‘Winter Interest’ is a common term in the gardening world that we feel merits some explaining. When plant sellers and garden designers use this term, they mean that some or all of the plant in question keeps making you want to admire it throughout the coldest season of the year.
Even though the plant’s flowers may be gone or dried and it may look completely unrecognizable from its former summer self, there’s still something appealing about this new version.
The parallels to the human experience here are pretty obvious. We ourselves may look utterly changed at 30, 50, and 80 years of age – but that doesn’t mean that we’re not beautiful to behold at every stage, albeit in new and different ways.
If you’ve ever seen someone walking down the street that makes you say: “When I’m that age, I hope I look like them,” then you’ve hit on the heart and soul of how garden experts develop Winter Interest plant lists. They simply take note of plants that seem exceptional during the winter months.
Here are some of our favorite ways that plants can earn their place in the world of Winter Interest:
The term ‘Evergreen’ is most often applied to needled trees like Pines and Firs, but it can be used on any plant to describe the fact that it won’t lose its leaves in cold weather. Evergreens and Semi-Evergreens (which only drop their leaves in frigid temps) keep a garden looking green all year round.
Sometimes the most interesting thing about a plant is the visitors that it attracts. Imagine looking out your window, snuggled up with your favorite hot drink, as bright red Cardinals and yellow finches visit the plants in your garden in search of seeds and places to perch and rest. If you'd like to attract birds to your winter garden, there are a few things to keep in mind:
The Black Capped Chickadee survives the winter on a diet of seeds, berries and insects.
Cover: Birds need quick cover to feel relaxed, so consider planting shrubs or providing a structure like a trellis to create an observation area. This will allow them a chance to take in the scene and plot out each move they'll make, including their exit stategy in case predators approach.
Water: Birds also like access to fresh drinking water. While this might require too much effort in cold areas, if you're able to provide them clean, unfrozen water, yours will certainly be one of the most-visited gardens in the neighborhood.
Food: While sunflower seeds and suet balls are fine treats for birds, they're most often put out at feeding stations near the house. If your garden is too out of the way to continually refill feeders, you can always opt to plant flower varieties that provide food via seedheads and/or those that attaract overwintering insects for hungry birds to snack on. One of the best garden treats you can offer are berries that can be eaten either fresh or dried, such as Elderberries.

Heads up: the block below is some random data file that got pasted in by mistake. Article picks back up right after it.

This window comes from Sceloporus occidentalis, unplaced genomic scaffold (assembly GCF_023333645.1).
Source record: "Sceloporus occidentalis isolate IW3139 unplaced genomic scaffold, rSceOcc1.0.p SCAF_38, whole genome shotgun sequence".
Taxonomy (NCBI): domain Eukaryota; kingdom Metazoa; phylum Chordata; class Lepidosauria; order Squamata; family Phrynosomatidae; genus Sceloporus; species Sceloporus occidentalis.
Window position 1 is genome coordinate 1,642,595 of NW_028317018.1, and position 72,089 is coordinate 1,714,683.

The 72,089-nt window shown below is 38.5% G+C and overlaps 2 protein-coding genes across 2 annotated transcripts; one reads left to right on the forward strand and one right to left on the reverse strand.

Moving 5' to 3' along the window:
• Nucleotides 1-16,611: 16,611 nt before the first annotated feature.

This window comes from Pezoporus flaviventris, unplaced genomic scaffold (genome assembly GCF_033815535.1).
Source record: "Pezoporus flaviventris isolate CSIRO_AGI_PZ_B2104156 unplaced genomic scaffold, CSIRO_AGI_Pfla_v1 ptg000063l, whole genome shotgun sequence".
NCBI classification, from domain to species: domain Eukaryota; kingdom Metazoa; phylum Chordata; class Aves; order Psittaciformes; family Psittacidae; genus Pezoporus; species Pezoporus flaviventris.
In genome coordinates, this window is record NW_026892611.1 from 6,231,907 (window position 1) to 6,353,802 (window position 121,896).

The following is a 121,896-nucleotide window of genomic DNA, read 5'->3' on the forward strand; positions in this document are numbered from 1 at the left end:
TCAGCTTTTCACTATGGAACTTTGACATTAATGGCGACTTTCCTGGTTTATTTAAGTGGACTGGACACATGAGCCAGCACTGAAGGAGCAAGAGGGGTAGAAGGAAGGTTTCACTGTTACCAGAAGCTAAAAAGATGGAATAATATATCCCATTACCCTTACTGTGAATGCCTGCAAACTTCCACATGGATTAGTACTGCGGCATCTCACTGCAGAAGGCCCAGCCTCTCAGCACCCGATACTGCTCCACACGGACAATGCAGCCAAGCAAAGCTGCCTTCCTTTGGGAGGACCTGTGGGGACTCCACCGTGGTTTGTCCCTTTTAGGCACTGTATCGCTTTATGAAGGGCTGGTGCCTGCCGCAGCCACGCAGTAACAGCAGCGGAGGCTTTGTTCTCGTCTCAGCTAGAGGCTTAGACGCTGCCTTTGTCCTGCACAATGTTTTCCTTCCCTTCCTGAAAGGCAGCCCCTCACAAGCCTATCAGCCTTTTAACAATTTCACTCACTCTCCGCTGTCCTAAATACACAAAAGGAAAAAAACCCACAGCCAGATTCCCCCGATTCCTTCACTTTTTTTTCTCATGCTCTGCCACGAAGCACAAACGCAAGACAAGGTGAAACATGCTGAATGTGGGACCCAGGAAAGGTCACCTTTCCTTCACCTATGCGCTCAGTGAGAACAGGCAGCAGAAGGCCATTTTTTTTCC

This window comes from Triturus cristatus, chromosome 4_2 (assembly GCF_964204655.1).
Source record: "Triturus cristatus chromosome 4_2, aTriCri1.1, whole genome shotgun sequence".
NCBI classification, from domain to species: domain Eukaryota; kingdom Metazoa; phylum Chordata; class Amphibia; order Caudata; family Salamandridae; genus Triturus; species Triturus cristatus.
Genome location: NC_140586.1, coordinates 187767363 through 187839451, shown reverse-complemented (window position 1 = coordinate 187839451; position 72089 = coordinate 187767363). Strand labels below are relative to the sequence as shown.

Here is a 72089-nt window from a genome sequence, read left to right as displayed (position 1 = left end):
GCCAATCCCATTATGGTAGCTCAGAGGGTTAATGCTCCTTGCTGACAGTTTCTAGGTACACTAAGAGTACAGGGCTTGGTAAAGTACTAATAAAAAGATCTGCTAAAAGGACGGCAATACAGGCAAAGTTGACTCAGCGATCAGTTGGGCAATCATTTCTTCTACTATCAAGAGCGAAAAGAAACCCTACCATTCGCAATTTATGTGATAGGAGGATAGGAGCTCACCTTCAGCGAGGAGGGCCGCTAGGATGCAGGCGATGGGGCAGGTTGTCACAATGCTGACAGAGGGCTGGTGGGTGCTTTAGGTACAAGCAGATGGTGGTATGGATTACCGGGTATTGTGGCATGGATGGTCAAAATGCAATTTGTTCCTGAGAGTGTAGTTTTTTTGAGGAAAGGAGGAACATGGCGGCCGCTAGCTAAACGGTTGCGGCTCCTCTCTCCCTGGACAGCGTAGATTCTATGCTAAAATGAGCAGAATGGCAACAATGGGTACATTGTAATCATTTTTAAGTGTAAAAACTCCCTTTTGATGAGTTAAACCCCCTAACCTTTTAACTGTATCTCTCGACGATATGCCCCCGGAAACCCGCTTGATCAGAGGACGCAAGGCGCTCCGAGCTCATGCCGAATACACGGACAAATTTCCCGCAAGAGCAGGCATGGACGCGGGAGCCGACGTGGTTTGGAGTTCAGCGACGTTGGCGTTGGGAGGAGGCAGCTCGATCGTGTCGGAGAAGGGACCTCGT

Winter Garden: Snow-Covered Plumes & Seed Heads
One of our favorite tricks is to skip the fall garden clean-up and leave our perennial plants in place. Not only do they provide important habitat for overwintering insects, but they also charm us with their dried seed heads, flower cones, and spiky plumes swaying in the breeze, frosted in snow.
Although mostly invisible to the human eye, many important, tiny insects are spending the winter in the dried seed heads of the winter garden.
No matter what zone you're growing in, it's important to enjoy your landscape throughout the year and sometimes we need beauty in the winter garden the most. Simply add a handful of these plants for winter interest and you'll be admiring your garden year-round.
Hardy Pampas Grass, or Ravenna Grass, makes an excellent specimen plant all year. Airy white plumes form in mid-summer over green foliage. In autumn, leaves turn to bronze then red, adding a layer of color and visual interest. Plant can reach up to 12 feet tall, perfect for creating living fences or adding privacy to the landscape. This cold-hardy, quick-growing grass can help stabilize soil and prevent erosion. (Saccharum ravennae)
'Hameln' Fountain Grass is a smaller variety with three distinctive seasons of stunning displays in full sun or part shade gardens. First, fine-textured green grass blades up to 3 feet tall are tipped with soft, wheat-shaped seed heads. Foliage turns rust gold in autumn, and finally, pale blonde in winter. 'Hameln' is a favorite for birds and resists hungry deer. A great match for late-season perennials and colorful shrubs in the mixed border, as well as cut or dried flower arrangements. (Pennisetum alopecuroides)
'Elijah Blue' Fescue Grass is one of the most popular, no fuss ornamental grasses. Low growing in tight mounds with fine silvery blue-green foliage, plant 'Elijah Blue' in borders, rock gardens, or as groundcover to create year-round visual interest in the garden. In late spring and early summer, blonde seed heads appear on tall stems. Compact forms are great for small gardens and containers, and wont overtake its companions in the garden. (Festuca glauca)
'Red Head' Fountain Grass stands out as one of the earliest-flowering fountain grasses. 'Red Head' dazzles with bottlebrush plumes that emerge burgundy red in mid-to-late summer. Soft, fuzzy plumes shift to a silvery hue in fall and remain in place throughout winter. Flowing, ribbon-like grass blades adds texture and motion throughout the seasons, with leaves taking on yellow highlights in autumn. An excellent cut flower, fresh or dried. (Pennisetum alopecuriodes)